Municipal Gov’t Act changes could speed Highway 3 twinning
Changes to the Municipal Government Act could be just what municipalities need along the Highway 3 corridor to convince the provincial government to finish twinning it.
On Sept. 4, Lethbridge City Council heard from members of the Highway 3 Twinning Development Association for an update on the association’s strategic plan completed in June.
The goal was to update council on plans the association has moving into 2019-20.
Harry Harker, with 1st Principle Consulting, was part of the presentation to council and said the association is looking to renew its mandate and find new ways of creating a wave of interest from outside municipal governments to complete the twinning of Highway 3.
“We’ve undertaken a public engagement process,” he said.
“Working with municipalities, sharing ideas and coming up with a strategic plan that gives the municipalities a really good platform to build on.
“Obviously, the goal is to complete the twinning, but along the way, there needs to be better promotion, better communication of how the twinning can benefit communities.”
“We need to elevate the importance of Highway 3, not only for the city of Lethbridge, but for the entire region of southern Alberta,” said Mayor Chris Spearman following the presentation.
He said the single-lane portions of Highway 3 west of Fort Macleod and east of Taber to Medicine Hat restrict traffic, economic development, and create safety hazards for residents in the area.
“I think many of us can recall some of the horrific accidents that have happened on Highway 3, almost always in the areas that haven’t been twinned yet,” he said. “(There are) significant, serious, safety issues that need to be addressed.”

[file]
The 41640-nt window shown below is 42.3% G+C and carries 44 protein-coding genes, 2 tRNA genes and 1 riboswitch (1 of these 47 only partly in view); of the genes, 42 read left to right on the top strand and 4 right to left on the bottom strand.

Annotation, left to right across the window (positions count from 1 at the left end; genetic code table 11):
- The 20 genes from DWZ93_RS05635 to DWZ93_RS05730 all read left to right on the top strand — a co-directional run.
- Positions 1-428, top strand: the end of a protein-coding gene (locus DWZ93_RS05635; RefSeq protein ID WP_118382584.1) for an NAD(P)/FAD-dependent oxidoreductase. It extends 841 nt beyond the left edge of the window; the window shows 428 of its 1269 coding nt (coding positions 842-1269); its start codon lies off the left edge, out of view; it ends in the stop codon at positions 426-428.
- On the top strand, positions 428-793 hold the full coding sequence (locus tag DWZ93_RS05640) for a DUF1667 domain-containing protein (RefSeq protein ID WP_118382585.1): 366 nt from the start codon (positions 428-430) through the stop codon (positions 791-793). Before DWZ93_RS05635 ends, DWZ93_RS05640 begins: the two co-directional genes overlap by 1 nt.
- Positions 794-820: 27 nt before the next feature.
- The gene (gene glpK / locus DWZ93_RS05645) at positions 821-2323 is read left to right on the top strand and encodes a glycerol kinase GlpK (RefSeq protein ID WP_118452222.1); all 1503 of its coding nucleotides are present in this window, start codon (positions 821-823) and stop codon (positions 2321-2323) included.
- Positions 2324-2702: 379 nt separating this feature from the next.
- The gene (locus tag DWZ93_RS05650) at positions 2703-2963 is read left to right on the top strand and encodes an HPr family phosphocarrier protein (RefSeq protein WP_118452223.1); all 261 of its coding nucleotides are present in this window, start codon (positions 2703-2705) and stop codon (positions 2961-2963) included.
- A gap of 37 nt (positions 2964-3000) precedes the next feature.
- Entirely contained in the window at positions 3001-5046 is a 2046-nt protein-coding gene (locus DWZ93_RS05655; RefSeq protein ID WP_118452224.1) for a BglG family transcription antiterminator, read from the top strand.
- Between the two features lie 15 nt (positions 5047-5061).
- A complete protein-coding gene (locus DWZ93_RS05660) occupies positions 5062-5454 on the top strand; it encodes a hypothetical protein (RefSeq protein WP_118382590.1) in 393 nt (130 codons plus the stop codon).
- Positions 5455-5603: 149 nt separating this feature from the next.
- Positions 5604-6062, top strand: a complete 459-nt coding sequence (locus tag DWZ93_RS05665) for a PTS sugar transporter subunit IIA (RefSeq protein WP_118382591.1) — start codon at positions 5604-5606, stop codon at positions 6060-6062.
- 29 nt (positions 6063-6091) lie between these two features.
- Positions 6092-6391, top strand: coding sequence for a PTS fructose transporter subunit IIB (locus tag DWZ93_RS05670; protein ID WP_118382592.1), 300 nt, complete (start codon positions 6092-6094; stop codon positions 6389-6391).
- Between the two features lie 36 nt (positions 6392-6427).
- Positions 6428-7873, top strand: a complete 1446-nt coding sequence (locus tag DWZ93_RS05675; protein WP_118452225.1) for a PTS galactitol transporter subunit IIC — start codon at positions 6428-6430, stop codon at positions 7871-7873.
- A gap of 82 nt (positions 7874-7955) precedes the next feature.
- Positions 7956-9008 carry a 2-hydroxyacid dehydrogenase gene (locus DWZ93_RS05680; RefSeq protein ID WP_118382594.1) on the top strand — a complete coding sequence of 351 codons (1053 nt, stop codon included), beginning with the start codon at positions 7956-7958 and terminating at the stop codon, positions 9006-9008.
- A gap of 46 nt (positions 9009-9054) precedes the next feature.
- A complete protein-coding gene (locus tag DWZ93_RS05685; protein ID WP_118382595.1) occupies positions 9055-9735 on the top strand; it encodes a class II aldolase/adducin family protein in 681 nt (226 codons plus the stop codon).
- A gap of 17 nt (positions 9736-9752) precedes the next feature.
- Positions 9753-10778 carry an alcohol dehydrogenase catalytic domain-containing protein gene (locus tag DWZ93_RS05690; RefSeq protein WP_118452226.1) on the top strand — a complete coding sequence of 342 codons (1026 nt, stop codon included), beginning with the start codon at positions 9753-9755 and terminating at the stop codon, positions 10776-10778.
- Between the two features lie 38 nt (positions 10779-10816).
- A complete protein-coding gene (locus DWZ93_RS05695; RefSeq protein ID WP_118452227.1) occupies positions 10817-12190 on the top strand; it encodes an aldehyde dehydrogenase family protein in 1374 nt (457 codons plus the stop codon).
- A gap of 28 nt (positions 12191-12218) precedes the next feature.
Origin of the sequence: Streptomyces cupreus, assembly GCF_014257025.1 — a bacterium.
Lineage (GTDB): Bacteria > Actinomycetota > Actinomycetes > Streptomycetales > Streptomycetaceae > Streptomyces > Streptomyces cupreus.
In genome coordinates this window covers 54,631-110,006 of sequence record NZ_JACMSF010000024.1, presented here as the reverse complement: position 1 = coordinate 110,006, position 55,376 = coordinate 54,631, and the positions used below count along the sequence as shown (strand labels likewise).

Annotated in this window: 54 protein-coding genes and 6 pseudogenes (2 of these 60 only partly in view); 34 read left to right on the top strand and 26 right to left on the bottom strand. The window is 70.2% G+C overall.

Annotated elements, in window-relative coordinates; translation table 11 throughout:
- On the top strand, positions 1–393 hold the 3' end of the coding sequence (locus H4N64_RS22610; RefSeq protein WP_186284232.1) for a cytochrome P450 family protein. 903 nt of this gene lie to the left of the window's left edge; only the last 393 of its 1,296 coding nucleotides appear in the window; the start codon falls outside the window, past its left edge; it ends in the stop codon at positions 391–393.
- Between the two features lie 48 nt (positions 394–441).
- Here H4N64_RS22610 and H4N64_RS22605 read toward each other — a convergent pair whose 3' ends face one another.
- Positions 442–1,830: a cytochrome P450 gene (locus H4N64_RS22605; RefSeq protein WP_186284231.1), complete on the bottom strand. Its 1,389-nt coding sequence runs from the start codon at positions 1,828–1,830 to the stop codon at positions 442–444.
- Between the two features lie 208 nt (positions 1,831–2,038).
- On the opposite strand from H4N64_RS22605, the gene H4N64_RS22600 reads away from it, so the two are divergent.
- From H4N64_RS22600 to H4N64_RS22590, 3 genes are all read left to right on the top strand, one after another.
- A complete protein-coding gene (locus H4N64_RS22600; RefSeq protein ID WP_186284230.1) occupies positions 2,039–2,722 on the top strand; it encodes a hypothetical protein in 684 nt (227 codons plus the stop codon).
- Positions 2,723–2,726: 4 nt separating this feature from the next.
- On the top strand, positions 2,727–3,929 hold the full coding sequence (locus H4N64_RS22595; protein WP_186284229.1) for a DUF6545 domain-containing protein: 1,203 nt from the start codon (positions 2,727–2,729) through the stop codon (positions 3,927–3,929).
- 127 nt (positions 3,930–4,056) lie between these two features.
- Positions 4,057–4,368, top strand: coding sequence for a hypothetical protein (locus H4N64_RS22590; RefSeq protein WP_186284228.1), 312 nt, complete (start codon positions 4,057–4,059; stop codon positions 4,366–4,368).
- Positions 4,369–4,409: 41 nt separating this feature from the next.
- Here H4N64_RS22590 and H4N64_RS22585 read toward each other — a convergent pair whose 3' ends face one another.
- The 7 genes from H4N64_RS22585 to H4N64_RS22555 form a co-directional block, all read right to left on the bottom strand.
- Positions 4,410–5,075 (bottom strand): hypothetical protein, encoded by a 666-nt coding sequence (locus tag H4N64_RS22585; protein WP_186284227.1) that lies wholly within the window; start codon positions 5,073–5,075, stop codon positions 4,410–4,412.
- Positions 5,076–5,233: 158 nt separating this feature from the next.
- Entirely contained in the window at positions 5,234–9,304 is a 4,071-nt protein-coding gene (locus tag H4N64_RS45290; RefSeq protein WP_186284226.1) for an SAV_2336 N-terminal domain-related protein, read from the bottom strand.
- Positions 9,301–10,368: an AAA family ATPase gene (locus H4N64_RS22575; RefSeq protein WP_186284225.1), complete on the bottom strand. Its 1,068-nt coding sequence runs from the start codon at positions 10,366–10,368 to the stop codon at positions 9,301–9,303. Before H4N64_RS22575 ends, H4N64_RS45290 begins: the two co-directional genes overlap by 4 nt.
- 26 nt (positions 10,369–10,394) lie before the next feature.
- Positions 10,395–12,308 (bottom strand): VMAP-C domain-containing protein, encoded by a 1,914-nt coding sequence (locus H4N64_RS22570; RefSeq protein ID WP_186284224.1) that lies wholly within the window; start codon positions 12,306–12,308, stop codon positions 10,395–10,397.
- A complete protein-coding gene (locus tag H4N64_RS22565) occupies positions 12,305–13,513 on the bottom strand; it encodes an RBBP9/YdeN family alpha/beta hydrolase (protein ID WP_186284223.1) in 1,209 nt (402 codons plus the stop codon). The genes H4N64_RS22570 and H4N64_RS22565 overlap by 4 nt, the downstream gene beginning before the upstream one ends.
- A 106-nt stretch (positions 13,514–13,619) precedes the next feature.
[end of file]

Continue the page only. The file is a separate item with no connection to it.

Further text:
The association has been focusing on the twinning of the highway for years with limited success.
Safety issues have been identified for both pedestrian and vehicle traffic at a number of locations along the highway that could only be addressed through twinning. Twinning studies for the highway have been taking place since the 1970s.
A cost-benefit analysis done by the University of Lethbridge showed a benefit of 3-to-1 in terms of economic development to capital dollars in the region.
The association has also identified that the lack of twinning has had an impact on growth in southern Alberta.
Harker said there is a unique opportunity, from a policy perspective, since the provincial government amended the Municipal Government Act.
Intermunicipal Collaborative Frameworks and Intermunicipal Development Plans are now adopted policies for municipal governments.
“If every municipality in the Highway 3 corridor adopted supporting statements in their frameworks and in their plans, that’s an incredibly powerful statement that has never been there before for the municipalities to use,” said Harker.
“I think it’s very important we get that kind of unanimity in terms of the statements. But also, we look for new partners, and finding ways of getting industry and post-secondary education involved to broaden the base of support for this.”
Spearman said the highway creates an economic development multiplier when there is sufficient infrastructure for transportation in place.
“It encourages other businesses to build here, and they can get access to markets,” he said. “Transportation infrastructure can flow smoothly down the road.”
“Businesses in the city ship east and west, and people in the city travel for recreation purposes east and west. Highway 3 is a benefit to everyone in the city at some time, and we need to make sure Highway 3 is a viable choice.”